109 Years of Mistreating Animals in Film
It’s being reported that almost 30 animals died on the farm facility during the making of The Hobbit trilogy, due to “death trap” features on set, like “bluffs, sinkholes and broken-down fencing” which caused the horses to break their backs, cut their legs, fall into streams, and have digestive problems. But this isn’t new! The film industry has been torturing animals for more than 100 years. (And in related news, Rihanna doesn’t treat her crew much better.)
This whole thing kind of started in 1903 with Thomas Edison’s 1903 short “Electrocuting An Elephant,” which chronicled the story of Topsy, a circus elephant on Coney Island’s Luna Park. After killing 3 men in 3 years, Topsy was seen as a threat (her actions were likely prompted by the fact she was mistreated to begin with—one of Topy’s trainers tried to feed her a lit cigarette) so it was decided that Topsy would be executed via hanging. Edison wanted the elephant to be electrocuted instead, a suggest that seems to be supportive of his own high-voltage direct-current system. He looped the execution onto his short film that was essentially animal torture for entertaining the masses.
In the 1939 film “Jesse James,” a horse died after being run off a seventy-foot cliff that dropped into a river. The horse died, and people got mad enough that the American Humane Association (AHA) was formed as a result, a group that stands up for animal rights in film today. (Though sometimes, like in the case of “The Hangover II”, the AHA is not allowed on set, which obviously thwarts them from monitoring the treatment of animals during shooting.)
They’re doing an okay job. If they were doing a great job, this wouldn’t have happened—in 1979’s “Apocalypse Now,” a water buffalo was hacked to death on film. It was argued that the animal had already been marked for ritual sacrifice by the indigenous tribe cast in the flick, and that the animal would have died anyway. Whatever helps you sleep at night, Francis Ford Coppola.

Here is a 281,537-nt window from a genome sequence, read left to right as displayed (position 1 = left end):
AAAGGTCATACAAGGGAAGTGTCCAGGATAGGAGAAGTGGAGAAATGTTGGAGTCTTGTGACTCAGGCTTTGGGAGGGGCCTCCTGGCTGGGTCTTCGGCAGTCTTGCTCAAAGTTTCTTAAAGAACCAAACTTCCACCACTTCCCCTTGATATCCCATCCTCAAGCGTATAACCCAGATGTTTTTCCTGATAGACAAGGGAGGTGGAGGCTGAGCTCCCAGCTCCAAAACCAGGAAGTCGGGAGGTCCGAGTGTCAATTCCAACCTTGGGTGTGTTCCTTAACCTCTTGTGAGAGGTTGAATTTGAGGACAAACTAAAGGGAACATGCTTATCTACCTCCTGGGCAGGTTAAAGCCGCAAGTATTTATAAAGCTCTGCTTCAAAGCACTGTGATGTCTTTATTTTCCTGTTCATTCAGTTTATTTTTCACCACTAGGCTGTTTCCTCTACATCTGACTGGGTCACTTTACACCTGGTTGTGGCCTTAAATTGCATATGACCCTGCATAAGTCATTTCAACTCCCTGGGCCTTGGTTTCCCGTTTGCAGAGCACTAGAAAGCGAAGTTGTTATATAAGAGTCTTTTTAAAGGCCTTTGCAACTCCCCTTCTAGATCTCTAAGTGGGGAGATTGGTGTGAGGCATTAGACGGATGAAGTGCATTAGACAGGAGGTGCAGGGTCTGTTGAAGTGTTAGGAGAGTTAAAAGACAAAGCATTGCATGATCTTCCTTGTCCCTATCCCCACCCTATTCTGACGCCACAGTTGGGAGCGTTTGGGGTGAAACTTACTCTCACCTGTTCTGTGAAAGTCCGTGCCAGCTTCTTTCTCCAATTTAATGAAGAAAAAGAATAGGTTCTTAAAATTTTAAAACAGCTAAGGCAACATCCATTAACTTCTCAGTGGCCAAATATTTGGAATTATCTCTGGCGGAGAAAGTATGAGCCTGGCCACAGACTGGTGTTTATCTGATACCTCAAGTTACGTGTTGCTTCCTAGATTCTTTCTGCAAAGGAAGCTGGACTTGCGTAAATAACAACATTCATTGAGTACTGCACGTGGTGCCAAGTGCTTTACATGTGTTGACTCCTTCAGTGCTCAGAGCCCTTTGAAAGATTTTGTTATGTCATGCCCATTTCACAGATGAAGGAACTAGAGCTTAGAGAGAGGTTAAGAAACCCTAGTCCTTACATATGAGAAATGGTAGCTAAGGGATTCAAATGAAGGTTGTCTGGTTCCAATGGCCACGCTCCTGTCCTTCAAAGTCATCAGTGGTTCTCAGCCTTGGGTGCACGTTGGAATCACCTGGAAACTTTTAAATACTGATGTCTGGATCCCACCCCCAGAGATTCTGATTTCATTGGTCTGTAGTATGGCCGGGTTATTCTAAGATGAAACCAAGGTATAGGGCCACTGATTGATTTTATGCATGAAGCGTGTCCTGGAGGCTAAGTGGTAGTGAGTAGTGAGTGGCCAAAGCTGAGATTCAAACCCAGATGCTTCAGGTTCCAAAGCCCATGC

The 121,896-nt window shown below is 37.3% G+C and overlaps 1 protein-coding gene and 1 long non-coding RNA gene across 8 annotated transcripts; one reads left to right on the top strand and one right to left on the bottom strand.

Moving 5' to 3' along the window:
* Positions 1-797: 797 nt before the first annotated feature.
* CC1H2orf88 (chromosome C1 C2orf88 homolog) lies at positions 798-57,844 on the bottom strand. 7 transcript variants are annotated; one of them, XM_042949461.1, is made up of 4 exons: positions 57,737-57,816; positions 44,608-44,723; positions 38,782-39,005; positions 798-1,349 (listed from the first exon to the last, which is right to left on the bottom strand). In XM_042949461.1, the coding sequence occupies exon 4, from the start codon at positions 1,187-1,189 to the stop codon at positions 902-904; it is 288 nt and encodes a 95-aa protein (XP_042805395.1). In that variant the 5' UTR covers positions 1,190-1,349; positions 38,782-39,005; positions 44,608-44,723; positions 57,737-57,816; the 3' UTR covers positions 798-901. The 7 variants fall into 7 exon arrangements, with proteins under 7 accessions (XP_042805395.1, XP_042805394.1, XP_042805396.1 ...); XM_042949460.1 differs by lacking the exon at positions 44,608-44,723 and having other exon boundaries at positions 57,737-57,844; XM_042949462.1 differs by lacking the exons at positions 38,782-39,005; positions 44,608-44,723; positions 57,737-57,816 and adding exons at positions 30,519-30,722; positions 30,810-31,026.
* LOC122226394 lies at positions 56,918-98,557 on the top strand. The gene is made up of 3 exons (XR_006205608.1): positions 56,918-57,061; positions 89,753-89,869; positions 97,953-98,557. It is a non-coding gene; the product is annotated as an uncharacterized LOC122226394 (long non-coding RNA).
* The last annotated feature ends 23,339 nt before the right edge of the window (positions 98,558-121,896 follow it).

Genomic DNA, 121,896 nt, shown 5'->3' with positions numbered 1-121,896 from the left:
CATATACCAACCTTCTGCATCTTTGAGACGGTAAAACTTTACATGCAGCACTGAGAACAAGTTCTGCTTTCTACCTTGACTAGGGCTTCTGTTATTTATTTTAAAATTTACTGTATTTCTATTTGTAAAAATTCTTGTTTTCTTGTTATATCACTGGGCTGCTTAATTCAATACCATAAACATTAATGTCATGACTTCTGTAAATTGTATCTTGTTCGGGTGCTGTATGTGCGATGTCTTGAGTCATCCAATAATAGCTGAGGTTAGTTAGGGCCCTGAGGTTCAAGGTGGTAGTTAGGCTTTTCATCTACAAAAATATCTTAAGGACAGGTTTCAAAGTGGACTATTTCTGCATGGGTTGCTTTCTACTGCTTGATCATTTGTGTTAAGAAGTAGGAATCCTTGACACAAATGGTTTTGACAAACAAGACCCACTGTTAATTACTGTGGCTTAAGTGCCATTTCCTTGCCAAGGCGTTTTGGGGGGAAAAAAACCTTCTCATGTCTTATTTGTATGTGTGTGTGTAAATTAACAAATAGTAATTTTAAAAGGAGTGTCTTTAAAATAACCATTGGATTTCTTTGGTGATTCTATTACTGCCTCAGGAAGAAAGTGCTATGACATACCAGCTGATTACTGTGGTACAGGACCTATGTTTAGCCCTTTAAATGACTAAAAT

There have been serious concerns about animal welfare in films more recent. In 1989, people wondered why in “The Adventure of Milo And Otis” more than 20 kittens were killed, and one kitten’s paw was intentionally broken to make it appear unsteady on its feet. Disney’s 2008 “Snow Buddies” sure sounds sweet, but five puppies died on set when Disney unknowingly used underage and ill pups during production. Several more diseased puppies had to be put down. During the production of “Flicka” in 2006, two horses died on set. The film production company was not blamed, but you will notice the lack of the AHA’s “no animals were harmed in the making of this film” disclaimer.
In 2010, “Water for Elephants” caused quite a stir when footage provided by Animal Defenders International displayed elephants being beaten with bull hooks and receiving electric shocks by trainers from the company Have Trunk Will Travel. The AHA (and Reese Witherspoon, guys) promised the animals were treated correctly on set, which doesn’t mean the animals were not abused in training. Have Trunk Will Travel also experienced backlash in 2009 with Adam Sandler’s “Zookeeper,” when footage was found of trainers abusing an elephant. Also on the set of “Zookeeper,” Tweet, a giraffe, collapsed and died on set during production.
That’s not to say that animal treatment on film is always done unethically. Steven Spielberg’s “Warhorse” was an example of an animal flick that avoided harming animals... primarily because the horses were computer-generated—smooth move, Spielberg. And 2010’s “True Grit” is being praised by the AHA for adhering to the guidelines for the Safe Use of Animals in Filmed Media. It can be done.
But as John Waters said after receiving criticism for killing a chicken in his 1972 movie “Pink Flamingos,” “I eat chicken, and I know the chicken didn’t land on my plate from a heart attack. We bought the chicken from a farmer who advertised freshly killed chicken. I think we made the chicken’s life better. It got to be in a movie, and right after filming the next take, the cast ate the chicken.” So if you’re not a vegetarian, is it okay to get your tightie whities in a twist for watching animals killed on film? You tell us, Sparklers.
And if all of this makes you too upset for words, volunteer with or donate to one of these 73 animal rights organizations.